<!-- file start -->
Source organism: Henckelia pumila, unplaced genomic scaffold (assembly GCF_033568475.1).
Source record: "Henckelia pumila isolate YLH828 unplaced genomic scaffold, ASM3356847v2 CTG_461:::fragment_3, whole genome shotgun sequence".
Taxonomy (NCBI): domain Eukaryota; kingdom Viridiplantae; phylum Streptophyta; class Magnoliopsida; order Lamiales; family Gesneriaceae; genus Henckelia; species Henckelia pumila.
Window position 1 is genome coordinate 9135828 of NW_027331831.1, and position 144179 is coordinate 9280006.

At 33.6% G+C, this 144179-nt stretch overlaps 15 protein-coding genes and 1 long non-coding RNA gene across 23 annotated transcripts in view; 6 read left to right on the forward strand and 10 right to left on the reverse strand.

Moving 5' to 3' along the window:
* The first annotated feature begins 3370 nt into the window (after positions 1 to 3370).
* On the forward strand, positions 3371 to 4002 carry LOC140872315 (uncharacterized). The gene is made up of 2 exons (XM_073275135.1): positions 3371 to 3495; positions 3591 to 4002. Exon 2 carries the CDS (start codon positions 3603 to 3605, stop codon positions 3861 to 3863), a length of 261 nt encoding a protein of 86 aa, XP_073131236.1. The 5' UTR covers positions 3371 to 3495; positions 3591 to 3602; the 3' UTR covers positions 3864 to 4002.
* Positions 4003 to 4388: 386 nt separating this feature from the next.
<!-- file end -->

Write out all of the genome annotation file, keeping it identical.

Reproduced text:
Source organism: Henckelia pumila, unplaced genomic scaffold (assembly GCF_033568475.1).
Source record: "Henckelia pumila isolate YLH828 unplaced genomic scaffold, ASM3356847v2 CTG_461:::fragment_3, whole genome shotgun sequence".
Taxonomy (NCBI): domain Eukaryota; kingdom Viridiplantae; phylum Streptophyta; class Magnoliopsida; order Lamiales; family Gesneriaceae; genus Henckelia; species Henckelia pumila.
Window position 1 is genome coordinate 9135828 of NW_027331831.1, and position 144179 is coordinate 9280006.

At 33.6% G+C, this 144179-nt stretch overlaps 15 protein-coding genes and 1 long non-coding RNA gene across 23 annotated transcripts in view; 6 read left to right on the forward strand and 10 right to left on the reverse strand.

Moving 5' to 3' along the window:
* The first annotated feature begins 3370 nt into the window (after positions 1 to 3370).
* On the forward strand, positions 3371 to 4002 carry LOC140872315 (uncharacterized). The gene is made up of 2 exons (XM_073275135.1): positions 3371 to 3495; positions 3591 to 4002. Exon 2 carries the CDS (start codon positions 3603 to 3605, stop codon positions 3861 to 3863), a length of 261 nt encoding a protein of 86 aa, XP_073131236.1. The 5' UTR covers positions 3371 to 3495; positions 3591 to 3602; the 3' UTR covers positions 3864 to 4002.
* Positions 4003 to 4388: 386 nt separating this feature from the next.